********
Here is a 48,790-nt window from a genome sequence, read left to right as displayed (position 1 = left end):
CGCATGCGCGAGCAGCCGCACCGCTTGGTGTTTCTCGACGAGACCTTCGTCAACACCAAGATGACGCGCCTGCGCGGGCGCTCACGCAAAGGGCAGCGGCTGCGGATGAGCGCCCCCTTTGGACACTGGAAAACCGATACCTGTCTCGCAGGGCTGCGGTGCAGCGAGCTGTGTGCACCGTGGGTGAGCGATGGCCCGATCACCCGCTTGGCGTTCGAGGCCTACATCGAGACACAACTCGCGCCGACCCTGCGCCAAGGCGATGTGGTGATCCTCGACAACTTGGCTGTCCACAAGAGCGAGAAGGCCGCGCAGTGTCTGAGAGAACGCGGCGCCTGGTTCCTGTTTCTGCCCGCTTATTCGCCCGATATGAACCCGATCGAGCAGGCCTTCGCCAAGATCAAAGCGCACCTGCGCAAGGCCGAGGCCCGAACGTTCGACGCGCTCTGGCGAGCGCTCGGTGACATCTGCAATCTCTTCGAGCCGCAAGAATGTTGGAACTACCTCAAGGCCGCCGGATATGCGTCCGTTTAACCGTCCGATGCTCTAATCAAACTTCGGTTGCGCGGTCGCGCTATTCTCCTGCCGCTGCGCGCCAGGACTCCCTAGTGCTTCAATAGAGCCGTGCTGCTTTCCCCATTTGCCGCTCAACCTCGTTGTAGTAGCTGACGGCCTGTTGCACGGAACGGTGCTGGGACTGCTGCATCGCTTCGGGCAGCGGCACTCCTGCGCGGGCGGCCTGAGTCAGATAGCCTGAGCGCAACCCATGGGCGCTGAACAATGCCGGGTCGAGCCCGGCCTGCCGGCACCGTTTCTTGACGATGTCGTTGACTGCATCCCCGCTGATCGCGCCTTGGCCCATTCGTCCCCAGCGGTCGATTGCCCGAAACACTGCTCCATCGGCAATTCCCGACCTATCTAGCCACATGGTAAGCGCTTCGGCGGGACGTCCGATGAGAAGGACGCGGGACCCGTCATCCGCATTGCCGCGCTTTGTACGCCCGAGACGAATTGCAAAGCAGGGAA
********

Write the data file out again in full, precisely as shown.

Here is a 48,790-nt window from a genome sequence, read left to right as displayed (position 1 = left end):
CGCATGCGCGAGCAGCCGCACCGCTTGGTGTTTCTCGACGAGACCTTCGTCAACACCAAGATGACGCGCCTGCGCGGGCGCTCACGCAAAGGGCAGCGGCTGCGGATGAGCGCCCCCTTTGGACACTGGAAAACCGATACCTGTCTCGCAGGGCTGCGGTGCAGCGAGCTGTGTGCACCGTGGGTGAGCGATGGCCCGATCACCCGCTTGGCGTTCGAGGCCTACATCGAGACACAACTCGCGCCGACCCTGCGCCAAGGCGATGTGGTGATCCTCGACAACTTGGCTGTCCACAAGAGCGAGAAGGCCGCGCAGTGTCTGAGAGAACGCGGCGCCTGGTTCCTGTTTCTGCCCGCTTATTCGCCCGATATGAACCCGATCGAGCAGGCCTTCGCCAAGATCAAAGCGCACCTGCGCAAGGCCGAGGCCCGAACGTTCGACGCGCTCTGGCGAGCGCTCGGTGACATCTGCAATCTCTTCGAGCCGCAAGAATGTTGGAACTACCTCAAGGCCGCCGGATATGCGTCCGTTTAACCGTCCGATGCTCTAATCAAACTTCGGTTGCGCGGTCGCGCTATTCTCCTGCCGCTGCGCGCCAGGACTCCCTAGTGCTTCAATAGAGCCGTGCTGCTTTCCCCATTTGCCGCTCAACCTCGTTGTAGTAGCTGACGGCCTGTTGCACGGAACGGTGCTGGGACTGCTGCATCGCTTCGGGCAGCGGCACTCCTGCGCGGGCGGCCTGAGTCAGATAGCCTGAGCGCAACCCATGGGCGCTGAACAATGCCGGGTCGAGCCCGGCCTGCCGGCACCGTTTCTTGACGATGTCGTTGACTGCATCCCCGCTGATCGCGCCTTGGCCCATTCGTCCCCAGCGGTCGATTGCCCGAAACACTGCTCCATCGGCAATTCCCGACCTATCTAGCCACATGGTAAGCGCTTCGGCGGGACGTCCGATGAGAAGGACGCGGGACCCGTCATCCGCATTGCCGCGCTTTGTACGCCCGAGACGAATTGCAAAGCAGGGAA